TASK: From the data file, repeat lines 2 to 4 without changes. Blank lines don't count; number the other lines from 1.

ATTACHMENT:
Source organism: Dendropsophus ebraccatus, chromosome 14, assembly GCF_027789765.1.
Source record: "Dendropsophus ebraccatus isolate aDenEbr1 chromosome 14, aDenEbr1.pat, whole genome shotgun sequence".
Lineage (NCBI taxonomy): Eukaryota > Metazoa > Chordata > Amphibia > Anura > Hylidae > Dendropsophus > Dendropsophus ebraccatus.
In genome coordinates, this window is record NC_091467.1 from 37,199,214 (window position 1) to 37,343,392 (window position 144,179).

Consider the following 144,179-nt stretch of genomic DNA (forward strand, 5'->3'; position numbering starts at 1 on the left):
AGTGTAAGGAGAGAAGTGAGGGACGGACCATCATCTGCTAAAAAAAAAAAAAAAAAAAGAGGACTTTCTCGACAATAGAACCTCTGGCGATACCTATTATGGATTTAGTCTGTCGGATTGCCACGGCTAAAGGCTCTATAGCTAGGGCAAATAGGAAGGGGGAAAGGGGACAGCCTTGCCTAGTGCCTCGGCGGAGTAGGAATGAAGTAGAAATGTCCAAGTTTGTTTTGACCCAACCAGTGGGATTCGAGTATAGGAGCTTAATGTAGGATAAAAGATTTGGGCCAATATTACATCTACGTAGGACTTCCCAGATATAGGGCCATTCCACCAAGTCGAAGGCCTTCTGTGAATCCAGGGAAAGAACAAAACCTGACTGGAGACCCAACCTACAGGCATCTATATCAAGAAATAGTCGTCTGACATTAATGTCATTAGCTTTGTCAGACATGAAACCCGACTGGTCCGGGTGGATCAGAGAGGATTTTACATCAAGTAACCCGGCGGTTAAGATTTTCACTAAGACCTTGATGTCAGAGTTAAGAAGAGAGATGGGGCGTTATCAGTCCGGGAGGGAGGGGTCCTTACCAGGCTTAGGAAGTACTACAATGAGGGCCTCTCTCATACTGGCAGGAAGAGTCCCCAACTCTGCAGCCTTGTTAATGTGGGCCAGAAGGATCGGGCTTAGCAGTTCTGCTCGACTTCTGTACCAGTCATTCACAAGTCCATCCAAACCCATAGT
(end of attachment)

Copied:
Source record: "Dendropsophus ebraccatus isolate aDenEbr1 chromosome 14, aDenEbr1.pat, whole genome shotgun sequence".
Lineage (NCBI taxonomy): Eukaryota > Metazoa > Chordata > Amphibia > Anura > Hylidae > Dendropsophus > Dendropsophus ebraccatus.
In genome coordinates, this window is record NC_091467.1 from 37,199,214 (window position 1) to 37,343,392 (window position 144,179).